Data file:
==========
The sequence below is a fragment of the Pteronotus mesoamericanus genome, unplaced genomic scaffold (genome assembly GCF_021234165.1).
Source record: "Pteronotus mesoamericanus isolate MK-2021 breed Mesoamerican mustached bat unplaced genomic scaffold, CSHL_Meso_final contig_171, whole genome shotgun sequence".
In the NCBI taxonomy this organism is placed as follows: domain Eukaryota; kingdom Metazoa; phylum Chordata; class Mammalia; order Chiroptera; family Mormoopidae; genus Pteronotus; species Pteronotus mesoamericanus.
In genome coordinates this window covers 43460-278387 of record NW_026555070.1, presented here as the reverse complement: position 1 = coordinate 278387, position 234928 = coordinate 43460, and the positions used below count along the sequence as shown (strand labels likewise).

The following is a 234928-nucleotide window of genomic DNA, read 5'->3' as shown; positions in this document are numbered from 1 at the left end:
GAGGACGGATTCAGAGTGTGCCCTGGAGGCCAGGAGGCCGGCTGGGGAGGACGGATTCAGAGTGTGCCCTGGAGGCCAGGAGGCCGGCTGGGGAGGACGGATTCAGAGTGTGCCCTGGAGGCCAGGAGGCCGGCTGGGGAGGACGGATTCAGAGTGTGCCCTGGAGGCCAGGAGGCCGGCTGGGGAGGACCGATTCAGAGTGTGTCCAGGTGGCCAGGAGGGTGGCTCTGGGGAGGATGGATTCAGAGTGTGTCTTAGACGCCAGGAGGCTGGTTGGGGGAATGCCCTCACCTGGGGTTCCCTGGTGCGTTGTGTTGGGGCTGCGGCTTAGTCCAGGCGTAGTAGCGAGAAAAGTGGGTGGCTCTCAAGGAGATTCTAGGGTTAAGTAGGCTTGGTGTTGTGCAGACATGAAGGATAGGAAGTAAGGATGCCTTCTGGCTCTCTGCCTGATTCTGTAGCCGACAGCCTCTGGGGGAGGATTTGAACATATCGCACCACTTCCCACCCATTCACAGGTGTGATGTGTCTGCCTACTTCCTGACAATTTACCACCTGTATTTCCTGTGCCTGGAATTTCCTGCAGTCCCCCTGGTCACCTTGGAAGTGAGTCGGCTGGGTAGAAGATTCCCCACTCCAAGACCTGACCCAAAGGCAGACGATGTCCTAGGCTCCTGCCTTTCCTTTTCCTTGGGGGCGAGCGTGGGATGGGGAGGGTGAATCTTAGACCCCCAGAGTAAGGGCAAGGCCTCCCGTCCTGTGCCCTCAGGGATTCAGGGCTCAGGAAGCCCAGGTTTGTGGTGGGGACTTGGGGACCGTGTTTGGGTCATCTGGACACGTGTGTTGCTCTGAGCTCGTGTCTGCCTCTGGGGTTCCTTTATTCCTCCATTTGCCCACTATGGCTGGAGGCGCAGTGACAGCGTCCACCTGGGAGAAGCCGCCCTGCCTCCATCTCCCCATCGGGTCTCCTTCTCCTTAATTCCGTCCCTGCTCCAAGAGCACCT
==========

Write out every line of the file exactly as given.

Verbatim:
The sequence below is a fragment of the Pteronotus mesoamericanus genome, unplaced genomic scaffold (genome assembly GCF_021234165.1).
Source record: "Pteronotus mesoamericanus isolate MK-2021 breed Mesoamerican mustached bat unplaced genomic scaffold, CSHL_Meso_final contig_171, whole genome shotgun sequence".
In the NCBI taxonomy this organism is placed as follows: domain Eukaryota; kingdom Metazoa; phylum Chordata; class Mammalia; order Chiroptera; family Mormoopidae; genus Pteronotus; species Pteronotus mesoamericanus.
In genome coordinates this window covers 43460-278387 of record NW_026555070.1, presented here as the reverse complement: position 1 = coordinate 278387, position 234928 = coordinate 43460, and the positions used below count along the sequence as shown (strand labels likewise).

The following is a 234928-nucleotide window of genomic DNA, read 5'->3' as shown; positions in this document are numbered from 1 at the left end:
GAGGACGGATTCAGAGTGTGCCCTGGAGGCCAGGAGGCCGGCTGGGGAGGACGGATTCAGAGTGTGCCCTGGAGGCCAGGAGGCCGGCTGGGGAGGACGGATTCAGAGTGTGCCCTGGAGGCCAGGAGGCCGGCTGGGGAGGACGGATTCAGAGTGTGCCCTGGAGGCCAGGAGGCCGGCTGGGGAGGACCGATTCAGAGTGTGTCCAGGTGGCCAGGAGGGTGGCTCTGGGGAGGATGGATTCAGAGTGTGTCTTAGACGCCAGGAGGCTGGTTGGGGGAATGCCCTCACCTGGGGTTCCCTGGTGCGTTGTGTTGGGGCTGCGGCTTAGTCCAGGCGTAGTAGCGAGAAAAGTGGGTGGCTCTCAAGGAGATTCTAGGGTTAAGTAGGCTTGGTGTTGTGCAGACATGAAGGATAGGAAGTAAGGATGCCTTCTGGCTCTCTGCCTGATTCTGTAGCCGACAGCCTCTGGGGGAGGATTTGAACATATCGCACCACTTCCCACCCATTCACAGGTGTGATGTGTCTGCCTACTTCCTGACAATTTACCACCTGTATTTCCTGTGCCTGGAATTTCCTGCAGTCCCCCTGGTCACCTTGGAAGTGAGTCGGCTGGGTAGAAGATTCCCCACTCCAAGACCTGACCCAAAGGCAGACGATGTCCTAGGCTCCTGCCTTTCCTTTTCCTTGGGGGCGAGCGTGGGATGGGGAGGGTGAATCTTAGACCCCCAGAGTAAGGGCAAGGCCTCCCGTCCTGTGCCCTCAGGGATTCAGGGCTCAGGAAGCCCAGGTTTGTGGTGGGGACTTGGGGACCGTGTTTGGGTCATCTGGACACGTGTGTTGCTCTGAGCTCGTGTCTGCCTCTGGGGTTCCTTTATTCCTCCATTTGCCCACTATGGCTGGAGGCGCAGTGACAGCGTCCACCTGGGAGAAGCCGCCCTGCCTCCATCTCCCCATCGGGTCTCCTTCTCCTTAATTCCGTCCCTGCTCCAAGAGCACCT